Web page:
SST Charts for Fishing Explained
Thomas Hilton’s Realtime Navigator, a service that collects satellite imagery and makes things like SST charts and salinity maps easily understandable and accessible to sportfishermen and offshore mariners, has been in business some 18 years this spring, and the service has helped thousands of users to great fishing. It’s now a staple of many top offshore fishing captains and tournament winners who use it to plot their strategy for finding fish on a regular basis.
It’s also been a huge plus in decreased fuel bills and wear and tear on marine engines—skippers can pull up the parameters they know will lead them to fish on Hilton’s online system via connected PC, laptop, tablet or smartphone and chart a course directly to the prime waters. There are no long hours of running and looking—and no longer a reason to charter a small plane prior to a big tournament and fly out to the shelf to scope out prime fishing areas.
Recent upgrades have made the service even more useful according to originator and CEO Thomas Hilton.
“Captains now are able to actually see their boat’s position relative to the latest imageries while out on their spots,” Hilton said. “So, you can not only plan your trip in advance, with a satellite link you can see where you are in relation to that temperature break or current edge in real time.”
Thomas began monitoring five new NOAA satellites last year for improved sst chart readings, as well.
What Should Anglers Look For In SST Charts?
A temperature break is one of the biggest features, particularly late fall through early spring when chilly waters in the northern gulf keep fish many miles offshore until a swirl of the warm Gulf Loop or offshooting eddies brings them closer.
“A break of half a degree or even less can sometimes indicate a likely spot, but of course a 4-degree break with a clear edge is a buffet line for the pelagics so that’s ideal, but not very common.” Hilton noted.
If you see a nice temperature break near some sort of offshore structure on your sst charts, the odds go up even more, says Hilton—and all the structures in the Gulf, from fixed platforms to moveable rigs to Fish Attracting Devices (FAD’s) are marked on Hilton’s charts.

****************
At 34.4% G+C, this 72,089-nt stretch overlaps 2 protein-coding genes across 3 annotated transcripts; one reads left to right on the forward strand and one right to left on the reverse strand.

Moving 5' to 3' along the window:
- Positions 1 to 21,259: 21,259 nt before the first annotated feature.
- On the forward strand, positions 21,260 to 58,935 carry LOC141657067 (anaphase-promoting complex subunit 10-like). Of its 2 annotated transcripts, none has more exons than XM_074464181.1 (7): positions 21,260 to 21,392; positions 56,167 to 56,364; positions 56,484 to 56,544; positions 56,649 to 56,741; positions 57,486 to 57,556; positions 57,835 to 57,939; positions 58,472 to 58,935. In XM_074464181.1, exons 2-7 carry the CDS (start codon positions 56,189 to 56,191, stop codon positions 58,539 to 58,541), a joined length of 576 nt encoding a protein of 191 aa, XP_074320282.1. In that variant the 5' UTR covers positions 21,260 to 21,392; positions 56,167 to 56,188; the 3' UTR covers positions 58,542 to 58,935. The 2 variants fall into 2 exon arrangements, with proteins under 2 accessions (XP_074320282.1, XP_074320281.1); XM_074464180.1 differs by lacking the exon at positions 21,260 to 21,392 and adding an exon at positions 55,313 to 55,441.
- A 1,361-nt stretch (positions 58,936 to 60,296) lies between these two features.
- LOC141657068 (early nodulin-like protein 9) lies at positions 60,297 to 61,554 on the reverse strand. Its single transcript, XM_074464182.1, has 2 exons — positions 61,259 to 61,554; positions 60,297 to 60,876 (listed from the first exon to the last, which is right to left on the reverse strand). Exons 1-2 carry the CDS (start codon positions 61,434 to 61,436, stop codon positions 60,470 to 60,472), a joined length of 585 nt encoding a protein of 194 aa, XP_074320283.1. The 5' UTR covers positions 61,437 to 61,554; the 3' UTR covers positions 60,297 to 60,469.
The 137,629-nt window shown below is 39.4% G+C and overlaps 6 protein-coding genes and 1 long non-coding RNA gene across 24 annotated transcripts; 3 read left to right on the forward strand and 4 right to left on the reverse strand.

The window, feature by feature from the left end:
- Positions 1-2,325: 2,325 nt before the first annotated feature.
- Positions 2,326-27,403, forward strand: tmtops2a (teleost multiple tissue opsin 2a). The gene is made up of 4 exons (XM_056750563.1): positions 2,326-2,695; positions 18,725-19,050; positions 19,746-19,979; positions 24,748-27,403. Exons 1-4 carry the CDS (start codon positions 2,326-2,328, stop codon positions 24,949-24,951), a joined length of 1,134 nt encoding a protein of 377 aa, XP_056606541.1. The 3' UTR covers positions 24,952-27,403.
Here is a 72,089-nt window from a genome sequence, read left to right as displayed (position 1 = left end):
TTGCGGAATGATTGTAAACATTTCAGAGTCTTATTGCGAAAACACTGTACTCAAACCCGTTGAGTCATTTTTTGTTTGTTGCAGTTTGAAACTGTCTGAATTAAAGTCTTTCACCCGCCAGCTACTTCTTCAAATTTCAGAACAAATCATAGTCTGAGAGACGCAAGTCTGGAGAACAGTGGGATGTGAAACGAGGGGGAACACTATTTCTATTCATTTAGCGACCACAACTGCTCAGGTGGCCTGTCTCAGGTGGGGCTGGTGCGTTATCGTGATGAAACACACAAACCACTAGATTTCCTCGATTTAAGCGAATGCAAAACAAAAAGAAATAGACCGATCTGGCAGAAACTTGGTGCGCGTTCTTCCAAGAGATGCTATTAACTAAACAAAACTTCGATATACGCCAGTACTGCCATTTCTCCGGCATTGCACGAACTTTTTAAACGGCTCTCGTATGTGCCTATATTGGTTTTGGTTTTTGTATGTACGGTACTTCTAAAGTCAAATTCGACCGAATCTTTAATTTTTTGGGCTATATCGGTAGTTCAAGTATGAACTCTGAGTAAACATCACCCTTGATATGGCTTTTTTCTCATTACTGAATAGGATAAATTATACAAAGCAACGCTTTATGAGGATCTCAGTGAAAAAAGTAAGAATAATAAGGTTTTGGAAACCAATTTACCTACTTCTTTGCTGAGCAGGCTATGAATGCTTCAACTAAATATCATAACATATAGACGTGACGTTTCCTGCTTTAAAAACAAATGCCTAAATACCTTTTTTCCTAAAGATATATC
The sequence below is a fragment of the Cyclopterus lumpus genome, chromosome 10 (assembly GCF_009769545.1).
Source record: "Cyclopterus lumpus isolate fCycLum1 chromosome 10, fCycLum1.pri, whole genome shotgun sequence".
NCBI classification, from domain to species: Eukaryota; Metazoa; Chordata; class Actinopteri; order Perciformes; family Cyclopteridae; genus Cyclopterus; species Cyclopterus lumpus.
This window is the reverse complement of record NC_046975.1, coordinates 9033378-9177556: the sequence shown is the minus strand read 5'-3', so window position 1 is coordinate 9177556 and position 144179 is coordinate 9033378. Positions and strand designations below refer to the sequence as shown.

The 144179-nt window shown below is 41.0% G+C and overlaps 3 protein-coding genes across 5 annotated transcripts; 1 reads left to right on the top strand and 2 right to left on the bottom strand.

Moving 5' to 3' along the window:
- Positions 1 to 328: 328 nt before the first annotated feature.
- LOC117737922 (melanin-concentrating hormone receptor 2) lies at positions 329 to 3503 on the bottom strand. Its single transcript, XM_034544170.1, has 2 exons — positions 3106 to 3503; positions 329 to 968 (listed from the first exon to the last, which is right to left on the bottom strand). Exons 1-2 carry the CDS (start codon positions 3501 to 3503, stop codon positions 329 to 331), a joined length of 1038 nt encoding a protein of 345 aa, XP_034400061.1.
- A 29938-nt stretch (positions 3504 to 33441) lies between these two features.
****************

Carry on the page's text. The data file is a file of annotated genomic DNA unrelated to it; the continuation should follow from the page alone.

“The FADs are always a good place to start when the water color is good there,” Hilton pointed out “And they’re close enough for a day trip for a fast boat.”
Hilton says the ideal situation to see is when all the parameters point to the right conditions to hold bait, which will usually attract offshore gamefish.
“If you see the right temperature on your sst charts, the right water color, a good current movement and it’s flowing around structure, that’s going to be a very high percentage spot,” Hilton explained. “Structure holds bait, so when you find the right temperature and water color around structure, that’s a spot you’re very likely to catch fish,”
“Even where there’s no surface structure, if you get two or three of the prime conditions, maybe low chlorophyll, an upwelling and current flowing over the continental shelf or a sea mount, that’s also going to be a likely spot to find fish,” he added. “And of course, weedlines that form on the edges of color changes or on the shelf or near a structure, that all adds up to fish.”
The Currency of SST Charts and Offshore Data
“Sea surface shots come in at 35 to 40 per day from NOAA satellites, so that’s very current, within two to three hours,” Hilton stated. “Chlorophyll readings, on the other hand, are from the day before, but you can look at several days prior to see the likely trend for your fishing days. Some services claim to provide “real-time” data to download offshore – this is a misnomer as there is no such thing as “real-time” – there is always a delay of a few hours to several hours”.
“You can also get Hilton’s while you are offshore if you have a satcom/WIFI interface—hook it up to your iPad and you can get updates anytime,” he said. “You can set this up for less than $3,000. You don’t need it for day trips but if you’re out there for 3 days or a week, those updates will be a huge help.”
Users can save their data to the systems and access it when offshore without the need for a satellite link. The data won’t be “live”, but conditions usually change slowly offshore so the downloads are very useful.